Saving California condors

In the early 1980’s, the California condor population dwindled to fewer than two dozen worldwide. The greatest known killer of these highly endangered birds is lead poisoning caused by ingesting small amounts of lead from decaying animals killed by lead bullets. New efforts are now underway to, once again, try to save the condor. Our environmental reporting partner Earthfix as the story.


In the early 1980s, the California condor population dwindled to fewer than two dozen worldwide.

The greatest-known killer of these highly endangered birds is lead poisoning caused by ingesting small amounts of lead from decaying animals killed by lead bullets.

New efforts are now underway to once again try to save the condor.

Our environmental reporting partner EarthFix has the story.

Cradled under a soft, simple towel, Kelli Walker holds one of the rarest animals anywhere.

In fact, one of the last of its kind on the planet.

Come over and grab his legs.

Please. Thank you.

With luck and a lot of hard work, it could grow up to have a 10-foot wingspan...

She's just getting her primaries in.

...and join the largest land birds in North America -- the California condor.

The first time we actually get our hands on those chicks is at 30 to 45 days old, when they have to get their West Nile virus shots, some blood drawn.

We put it in DNA sexing so we know if it's a male or a female.

If everything goes right, that frightened gray face will grow up bright and multicolor.

But still just as bald.

It's colorful, and it changes colors, and you can read so much about their attitude.

They are pretty.

They're much prettier than turkey vultures.

These magnificent scavengers used to fly and live along the Columbia River not that long ago.

We know this from Lewis and Clark's journals -- the sketch and descriptions they made of the 'buzzards of the Columbia.'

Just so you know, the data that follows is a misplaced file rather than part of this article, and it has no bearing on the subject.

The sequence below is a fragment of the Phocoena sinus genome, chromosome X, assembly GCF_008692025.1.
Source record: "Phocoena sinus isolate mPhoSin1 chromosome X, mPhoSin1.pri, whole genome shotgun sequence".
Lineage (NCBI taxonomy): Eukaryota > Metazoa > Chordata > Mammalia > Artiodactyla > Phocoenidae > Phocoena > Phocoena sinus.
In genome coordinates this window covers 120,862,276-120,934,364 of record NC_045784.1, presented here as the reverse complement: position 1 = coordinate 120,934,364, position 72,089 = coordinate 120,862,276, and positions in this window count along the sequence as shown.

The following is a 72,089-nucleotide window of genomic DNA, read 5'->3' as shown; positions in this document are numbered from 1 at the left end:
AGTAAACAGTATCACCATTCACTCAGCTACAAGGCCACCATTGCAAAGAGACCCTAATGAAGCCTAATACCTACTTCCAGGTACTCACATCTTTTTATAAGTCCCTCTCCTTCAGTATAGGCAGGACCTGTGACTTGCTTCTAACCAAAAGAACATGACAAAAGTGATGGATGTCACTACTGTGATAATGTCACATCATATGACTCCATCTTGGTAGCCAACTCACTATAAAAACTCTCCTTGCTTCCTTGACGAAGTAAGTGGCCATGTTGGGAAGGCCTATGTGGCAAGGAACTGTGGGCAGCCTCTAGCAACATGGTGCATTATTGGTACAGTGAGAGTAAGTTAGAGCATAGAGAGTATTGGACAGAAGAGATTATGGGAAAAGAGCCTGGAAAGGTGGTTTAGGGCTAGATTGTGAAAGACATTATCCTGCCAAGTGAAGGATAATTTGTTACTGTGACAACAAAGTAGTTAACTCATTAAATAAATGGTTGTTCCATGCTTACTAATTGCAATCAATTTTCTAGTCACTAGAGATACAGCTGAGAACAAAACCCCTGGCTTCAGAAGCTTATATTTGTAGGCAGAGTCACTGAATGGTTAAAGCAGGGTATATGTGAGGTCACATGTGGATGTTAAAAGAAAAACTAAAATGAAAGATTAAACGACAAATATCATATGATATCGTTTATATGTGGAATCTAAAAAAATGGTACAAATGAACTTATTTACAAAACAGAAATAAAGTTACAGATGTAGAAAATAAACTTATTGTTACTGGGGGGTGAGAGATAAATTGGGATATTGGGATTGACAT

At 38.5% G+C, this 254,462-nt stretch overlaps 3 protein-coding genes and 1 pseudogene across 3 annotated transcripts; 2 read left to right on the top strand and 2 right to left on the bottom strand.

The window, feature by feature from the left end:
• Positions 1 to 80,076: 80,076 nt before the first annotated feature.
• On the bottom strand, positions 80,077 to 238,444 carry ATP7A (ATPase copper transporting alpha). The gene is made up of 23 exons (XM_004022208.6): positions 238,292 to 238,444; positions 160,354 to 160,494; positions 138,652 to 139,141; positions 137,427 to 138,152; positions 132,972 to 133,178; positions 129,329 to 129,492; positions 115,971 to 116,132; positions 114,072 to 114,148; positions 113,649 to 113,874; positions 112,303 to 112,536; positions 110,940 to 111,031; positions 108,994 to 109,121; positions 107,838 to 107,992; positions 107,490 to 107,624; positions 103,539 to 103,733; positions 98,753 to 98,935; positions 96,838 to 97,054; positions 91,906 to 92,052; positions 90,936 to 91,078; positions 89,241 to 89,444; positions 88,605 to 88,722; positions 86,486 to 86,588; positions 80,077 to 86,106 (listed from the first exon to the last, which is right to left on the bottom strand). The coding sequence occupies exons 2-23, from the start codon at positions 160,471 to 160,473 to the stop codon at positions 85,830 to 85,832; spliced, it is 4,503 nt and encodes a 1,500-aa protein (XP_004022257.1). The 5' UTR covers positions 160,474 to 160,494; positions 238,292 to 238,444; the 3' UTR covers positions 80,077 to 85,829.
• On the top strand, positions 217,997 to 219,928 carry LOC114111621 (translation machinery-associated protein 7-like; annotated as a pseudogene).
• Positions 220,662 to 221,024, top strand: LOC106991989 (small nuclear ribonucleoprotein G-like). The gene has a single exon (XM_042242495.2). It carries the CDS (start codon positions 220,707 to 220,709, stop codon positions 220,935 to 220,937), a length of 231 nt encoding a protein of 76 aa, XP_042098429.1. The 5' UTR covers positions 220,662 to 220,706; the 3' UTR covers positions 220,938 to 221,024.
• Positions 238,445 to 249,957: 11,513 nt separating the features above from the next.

Now the only condors in Oregon reside inside large cages.

The Oregon Zoo has built a facility in rural Clackamas County for one purpose -- to breed condors in captivity.

Its goal is not to raise them for zoos.

He's hefty.

Condors here are destined to be released into the wild, so they want as little human contact with them as possible.

Kelli Walker is the senior condor keeper.

It's very unpleasant for them, which it should be.

It's scary.

But we like to see that reaction.

You want any wild animal to fear people.

Close-up exams are rare.

Most of the times, keepers remain invisible, hiding behind one-way glass, peeking through peepholes, or relying on remote-control cameras to see how the condors are doing.

It's a gang.

It is a gang.

The Oregon Zoo is one of four facilities in the national effort to breed condors to bring them back from the edge of extinction.

Truly the very brink.

In the late '80s, their population had plunged to just 22 birds left in the entire world.

In a last-ditch effort, federal biologists captured every last one of them in the Southwest to keep the species alive.

Captive breeding is bringing them back.

Yeah, you started out with 22, and now you're almost at 400.

Still a very limited population, but that's pretty phenomenal in itself.

To send them off, and to know that they're free flying, that's why we do this program.

That's my favorite part about it.

This project would be a success if it was a self-sustaining population, but it's not, because they're being poisoned.

Despite so many successful released, condors continue to die prematurely.